Thursday, May 03, 2012


A Domino Lady Audio-Book
Written by Rich Harvey
Directed by Lance Roger Axt
Engineered by Piper Payne
Recorded at Broken Radio Studios, San Francisco, CA
Post Production by The AudioComics Company

One of the truly wonderful and totally unexpected results of the new renaissance in pulp fiction has been the resurgence renewed interest in old time radio dramas.  And what better subject matter for these new audio outfits then the classic pulp heroes of the 1930s and 40s.  Several companies have started producing audio books from the original pulp magazines and now for the very first time pulp fans can “listen” to the adventures of the Spider, Secret Agent X and many others.

Of course as all pulp fans know, there were very few lady avengers and the clear cut leader of that small group was writer Lars Anderson’s Domino Lady.  Now Audio Comics out of San Francisco, directed by Lance Roger Axt, has produced a truly marvelous original Domino Lady radio drama written by Rich Harvey and acted by a truly inspired cast.

In San Diego for the new Pacific Coast Exposition, Ellen Patrick, daughter of the former State Attorney General, is only too willing to contribute financially to the mega event which will bring much needed revenue to the popular seacoast community.  When someone breaks into the aptly named Crime Does Not Pay pavilion and walks off with a unique one million bill printed by the Federal Reserve, it spells disaster for Mayor Benbough and his planning committee. Unless the bill can be recovered, the insurance company will demand restitution from the city and in the process bankrupt it.

Once again, the beautiful and audacious Miss Patrick dons her gown, cape and as the  Domino Mask slips into the fair grounds to do her own investigation.  She is nearly captured by her former paramour, private eye Roge McKane, on duty as the exposition’s chief of security.  The inter-change between these two is pure sauciness with double-entendres flying left and right and had this listener laughing aloud.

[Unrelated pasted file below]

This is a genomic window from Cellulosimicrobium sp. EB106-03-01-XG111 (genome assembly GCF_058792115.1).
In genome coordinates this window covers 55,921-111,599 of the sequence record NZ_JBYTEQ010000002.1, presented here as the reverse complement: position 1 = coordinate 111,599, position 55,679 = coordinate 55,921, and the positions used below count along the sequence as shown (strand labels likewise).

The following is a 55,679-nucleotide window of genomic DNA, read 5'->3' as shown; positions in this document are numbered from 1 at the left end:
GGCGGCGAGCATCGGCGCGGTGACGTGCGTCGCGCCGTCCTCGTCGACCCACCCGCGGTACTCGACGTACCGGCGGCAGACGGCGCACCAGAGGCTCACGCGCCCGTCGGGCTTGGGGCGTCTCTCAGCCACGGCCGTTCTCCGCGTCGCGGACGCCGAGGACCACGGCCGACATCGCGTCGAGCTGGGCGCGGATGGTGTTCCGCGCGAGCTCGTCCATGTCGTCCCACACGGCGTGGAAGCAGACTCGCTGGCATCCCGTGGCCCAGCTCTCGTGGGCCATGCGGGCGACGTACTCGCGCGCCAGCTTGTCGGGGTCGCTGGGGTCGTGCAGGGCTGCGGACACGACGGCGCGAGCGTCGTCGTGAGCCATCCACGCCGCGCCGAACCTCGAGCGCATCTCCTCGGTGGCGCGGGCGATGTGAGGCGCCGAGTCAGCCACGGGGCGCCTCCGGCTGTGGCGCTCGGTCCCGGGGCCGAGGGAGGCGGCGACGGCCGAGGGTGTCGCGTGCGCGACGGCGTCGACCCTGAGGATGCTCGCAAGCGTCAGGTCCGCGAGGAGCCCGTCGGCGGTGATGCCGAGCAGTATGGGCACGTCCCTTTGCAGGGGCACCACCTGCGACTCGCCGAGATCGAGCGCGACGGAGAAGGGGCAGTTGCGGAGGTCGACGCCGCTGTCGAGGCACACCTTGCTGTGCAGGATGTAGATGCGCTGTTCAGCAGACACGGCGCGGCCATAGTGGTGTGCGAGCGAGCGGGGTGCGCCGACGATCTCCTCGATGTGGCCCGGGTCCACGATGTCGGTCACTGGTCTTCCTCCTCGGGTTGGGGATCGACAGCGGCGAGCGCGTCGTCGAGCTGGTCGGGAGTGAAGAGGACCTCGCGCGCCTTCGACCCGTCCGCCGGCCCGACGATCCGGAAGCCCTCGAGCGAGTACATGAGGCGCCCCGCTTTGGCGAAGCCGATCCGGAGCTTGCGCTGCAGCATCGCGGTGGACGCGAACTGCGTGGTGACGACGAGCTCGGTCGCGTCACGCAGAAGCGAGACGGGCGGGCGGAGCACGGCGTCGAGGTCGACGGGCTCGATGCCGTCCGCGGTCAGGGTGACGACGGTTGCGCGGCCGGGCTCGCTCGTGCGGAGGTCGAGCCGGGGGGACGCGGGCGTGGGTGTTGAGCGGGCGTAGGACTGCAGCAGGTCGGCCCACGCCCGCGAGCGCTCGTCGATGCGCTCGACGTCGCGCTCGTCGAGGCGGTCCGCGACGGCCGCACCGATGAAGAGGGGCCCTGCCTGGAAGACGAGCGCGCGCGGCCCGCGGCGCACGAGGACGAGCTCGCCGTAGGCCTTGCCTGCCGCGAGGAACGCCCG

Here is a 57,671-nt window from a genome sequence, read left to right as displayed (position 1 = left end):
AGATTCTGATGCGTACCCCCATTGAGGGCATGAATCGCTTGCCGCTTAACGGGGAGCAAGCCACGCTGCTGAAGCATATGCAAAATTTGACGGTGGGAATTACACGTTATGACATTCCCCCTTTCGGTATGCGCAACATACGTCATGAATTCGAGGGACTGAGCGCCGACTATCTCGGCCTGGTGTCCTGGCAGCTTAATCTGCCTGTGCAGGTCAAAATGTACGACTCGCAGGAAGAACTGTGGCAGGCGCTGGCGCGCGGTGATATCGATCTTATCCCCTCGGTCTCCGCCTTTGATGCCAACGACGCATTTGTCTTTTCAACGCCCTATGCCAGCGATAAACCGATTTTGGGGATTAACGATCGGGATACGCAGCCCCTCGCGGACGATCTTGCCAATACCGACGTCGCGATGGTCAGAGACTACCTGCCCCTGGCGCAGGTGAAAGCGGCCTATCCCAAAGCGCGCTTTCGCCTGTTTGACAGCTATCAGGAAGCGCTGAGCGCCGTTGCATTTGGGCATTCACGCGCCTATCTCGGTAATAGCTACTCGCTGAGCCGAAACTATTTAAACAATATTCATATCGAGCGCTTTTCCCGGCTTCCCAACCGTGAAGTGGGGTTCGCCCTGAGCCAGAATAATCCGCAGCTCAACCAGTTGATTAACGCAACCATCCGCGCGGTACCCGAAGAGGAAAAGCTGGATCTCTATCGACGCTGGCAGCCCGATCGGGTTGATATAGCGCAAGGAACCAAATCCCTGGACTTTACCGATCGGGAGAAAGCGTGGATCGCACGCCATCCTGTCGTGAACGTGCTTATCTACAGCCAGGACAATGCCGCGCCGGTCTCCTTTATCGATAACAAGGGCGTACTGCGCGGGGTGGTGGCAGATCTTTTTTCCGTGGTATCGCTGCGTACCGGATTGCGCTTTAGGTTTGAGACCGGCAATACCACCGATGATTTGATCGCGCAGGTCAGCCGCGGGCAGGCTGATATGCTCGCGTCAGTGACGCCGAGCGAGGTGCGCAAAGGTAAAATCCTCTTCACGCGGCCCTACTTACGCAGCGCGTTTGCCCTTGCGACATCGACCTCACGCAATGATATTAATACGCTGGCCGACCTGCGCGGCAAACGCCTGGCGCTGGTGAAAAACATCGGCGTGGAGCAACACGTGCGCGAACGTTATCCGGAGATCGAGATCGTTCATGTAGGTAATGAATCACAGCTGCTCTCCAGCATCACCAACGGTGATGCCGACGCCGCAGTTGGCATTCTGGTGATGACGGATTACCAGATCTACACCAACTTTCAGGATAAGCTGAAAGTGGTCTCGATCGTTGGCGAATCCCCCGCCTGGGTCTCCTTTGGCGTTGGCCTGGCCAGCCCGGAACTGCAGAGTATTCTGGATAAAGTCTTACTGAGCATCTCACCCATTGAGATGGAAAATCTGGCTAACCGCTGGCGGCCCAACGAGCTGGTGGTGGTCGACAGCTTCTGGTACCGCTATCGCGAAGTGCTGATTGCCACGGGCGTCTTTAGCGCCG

ALL’S FAIR IN WAR is a superb audio treat with great writing, perfect acting; especially by Karen Stillwell as Ellen Patrick/Domino Lady and Peter Carini as McKane.  The blues/jazz soundtrack is also a gem and easily sets the story’s atmosphere.  If we have one complaint is that this is only the opening chapter in the series and ends much too soon, leaving us wanting a whole lot more.  Axt and Audio Comics have produced a top-notch audio recording that is pure pulp goodness.  We recommend you order you copy now.  You thank us later.

Cast & Crew –
Karen Stilwell as Ellen Patrick/The Domino Lady
Peter Carini as Roge McKane
Mandy Brown as Dottie Jaster
Peter Papadopoulos as Dan Carley
Kevin Donnelly as "Moxie"
Bill Chessman as Samuel Benton
Lance Roger Axt as Mayor Benbough and your Narrator
Christine Marshall as your Announcer

Additional roles portrayed by the members of the Pulp Adventures Acting Company is the URL for purchasing direct: also, we will have links to where All's Fair in War can be purchased via iTunes, Amazon Mp3, Zune, Rhapsody, Nokia, and eMusic starting next week (or I should say, when it's up on  iTunes, Amazon Mp3, Zune, Rhapsody, Nokia, and eMusic). Thanks!


kstilwell12 said...

Thanks for the sweet review, glad you liked it.
Karen Stilwell

Ron Fortier said...

You are very welcomed, Karen. You make a terrific Domino Lady. So looking forward to more of these.

Ed McKeogh said...

Somebody should mention the name of the artist who did the 'cover.' It's slick, and said person deserves some recognition.

AudioComics said...

The artist who did the cover is Paul Sizer, and it's an updated version of a Domino Lady "placeholder" he did while working on a "Re-make/Re-Model" version for Warren Ellis. Paul's name is mentioned on the credits on the AudioComics website, and he'll be given due credit on the final chapter of the trilogy as part of the closing "thank you's;" AudioComics is planning on using different artists for the Mp3 cover of each chapter.

Rich Harvey said...

Thanks for the kind words. I wondered if some of that dialogue would be funny to anyone other than myself. Late at night, I thought yes ... after a good night's sleep, rereading it the next day, I wasn't so sure.

Blame me for the wait. I should have written the scripts faster. This allows AudioComics to experiment with the episodic format though, so think of this as a "pilot episode". Hopefully, when you hear part two and three, you'll agree that it was worth the wait.